The business quarters are simplicity itself, offering 5 single-ended inputs, one rec-out and two single-ended pre-outs. One 4- and one 5-pin DIN socket connect twin captured umbilicals on the external power supply. One central toggle selects between hi/low gain (23/12dB). Around front, things get a bit more unusual with the abundance of five rotary controls that do not include a balance control but dual-mono TimbreLock controls with precise hairline settings in 50 increments [below], one central master volume in again 50 steps, one rec-out control assigning one of the five inputs to those record sockets and the source selector control. Automotive lacquer cheeks, chromed brass front/top [for the Classic version as shown] and top-mounted handles mimic the Model 88 aesthetic.
Dimensions are 17.5" W x 6" H x 10" D for the main unit, 9" W x 3" H x 7.5" D for the plastic-cased outboard supply. Respective weights are 14 and 6 lbs, the umbilicals measuring 52" long to allow for plenty of physical separation between both units. As with the Model 88s that have been my constant companions since their debut, the TimbreLock adjustments are set'n'forget one-time affairs unless one changes loudspeakers (Model 88) or amplifiers (Model 5).
Our Brazilian colleague in the press has gone as far as to document settings for different cables to suggest that this preamp feature is keen enough to account for wire-induced parameters. Needless to say, your German team is now honor-bound to do the same. Gracias, Fernando -:)...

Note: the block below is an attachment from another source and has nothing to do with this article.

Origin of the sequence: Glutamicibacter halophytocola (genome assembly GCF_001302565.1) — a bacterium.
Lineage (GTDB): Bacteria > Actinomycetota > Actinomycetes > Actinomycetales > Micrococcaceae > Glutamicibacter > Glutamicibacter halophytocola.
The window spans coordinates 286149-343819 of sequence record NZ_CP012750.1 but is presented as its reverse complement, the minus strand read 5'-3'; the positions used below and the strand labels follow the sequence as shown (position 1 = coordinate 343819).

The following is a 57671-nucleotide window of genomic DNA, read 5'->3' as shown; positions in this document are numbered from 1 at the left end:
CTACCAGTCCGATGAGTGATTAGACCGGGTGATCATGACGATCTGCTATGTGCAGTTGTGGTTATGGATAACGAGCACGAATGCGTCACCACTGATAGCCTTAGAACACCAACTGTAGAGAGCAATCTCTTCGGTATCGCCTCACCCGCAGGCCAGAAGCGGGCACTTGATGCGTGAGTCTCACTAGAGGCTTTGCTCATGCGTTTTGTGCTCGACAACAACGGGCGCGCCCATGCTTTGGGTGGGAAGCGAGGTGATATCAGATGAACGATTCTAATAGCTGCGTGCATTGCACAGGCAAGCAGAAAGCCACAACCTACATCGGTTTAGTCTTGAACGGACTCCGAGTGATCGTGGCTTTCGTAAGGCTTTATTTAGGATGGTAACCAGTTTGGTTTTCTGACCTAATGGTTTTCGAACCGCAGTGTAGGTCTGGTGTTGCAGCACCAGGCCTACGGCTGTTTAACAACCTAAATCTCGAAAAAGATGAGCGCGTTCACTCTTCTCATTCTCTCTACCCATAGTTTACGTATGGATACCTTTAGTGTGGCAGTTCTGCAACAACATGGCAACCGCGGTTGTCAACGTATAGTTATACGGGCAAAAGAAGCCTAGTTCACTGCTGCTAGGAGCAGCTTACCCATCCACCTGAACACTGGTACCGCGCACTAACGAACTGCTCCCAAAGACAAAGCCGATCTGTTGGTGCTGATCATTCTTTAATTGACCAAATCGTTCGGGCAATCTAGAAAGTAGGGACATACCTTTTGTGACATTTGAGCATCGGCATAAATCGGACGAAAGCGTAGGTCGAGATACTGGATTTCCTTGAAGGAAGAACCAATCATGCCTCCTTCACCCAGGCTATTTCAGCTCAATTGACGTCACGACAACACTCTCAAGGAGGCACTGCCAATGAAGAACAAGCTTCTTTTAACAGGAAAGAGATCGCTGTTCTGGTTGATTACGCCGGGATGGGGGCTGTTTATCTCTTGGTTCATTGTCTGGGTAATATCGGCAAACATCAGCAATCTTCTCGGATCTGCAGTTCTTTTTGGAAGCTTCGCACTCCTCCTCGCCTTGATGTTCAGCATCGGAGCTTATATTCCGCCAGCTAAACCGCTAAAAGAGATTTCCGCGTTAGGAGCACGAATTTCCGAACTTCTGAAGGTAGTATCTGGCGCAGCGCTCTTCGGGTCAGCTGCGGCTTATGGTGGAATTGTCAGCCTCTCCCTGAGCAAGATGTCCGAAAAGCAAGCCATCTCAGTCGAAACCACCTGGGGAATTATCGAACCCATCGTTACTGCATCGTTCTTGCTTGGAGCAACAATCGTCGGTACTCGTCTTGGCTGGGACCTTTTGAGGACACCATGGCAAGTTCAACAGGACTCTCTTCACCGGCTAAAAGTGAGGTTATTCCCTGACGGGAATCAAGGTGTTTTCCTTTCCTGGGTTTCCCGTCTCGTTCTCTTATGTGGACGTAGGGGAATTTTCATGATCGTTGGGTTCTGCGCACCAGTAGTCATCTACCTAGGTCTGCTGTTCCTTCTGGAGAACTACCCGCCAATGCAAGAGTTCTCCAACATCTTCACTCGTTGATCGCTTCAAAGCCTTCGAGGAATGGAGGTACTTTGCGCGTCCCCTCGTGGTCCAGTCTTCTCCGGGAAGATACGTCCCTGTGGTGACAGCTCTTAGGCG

In fact, to truly go to town, the Audiopax Model 5 will go mano-i-mano with the Wyetech Labs Pearl (valve) and the Bel Canto Design PRe2 (transistor) to get specific about into which camp -- if either -- the Brazilian contender falls. Or perhaps it'll slide in-between somewhere? The forthcoming review will thus be a tryptich of individual model introductions like today's. Once the Bel Canto and Wyetech installments are published, they'll eventually converge into a joint performance commentary about them all together. After all, as no man is an island, no preamp can be adjugded in limbo, especially one whose design objective is this unique. Stay tuned. For those wondering why no images of the innards, I'm refraining from my usual habit because AUDIOPAX is currently applying for numerous patents. Doesn't it strike you as just a bit radical that a designer who's made a name for himself with tube amplifiers would follow them up with a solid-state -- and inverting -- preamp? There's likely more under its hood than he's willing to tell for now but I shan't be the one to prematurely divulge his secrets ...
Would you like to download the current image?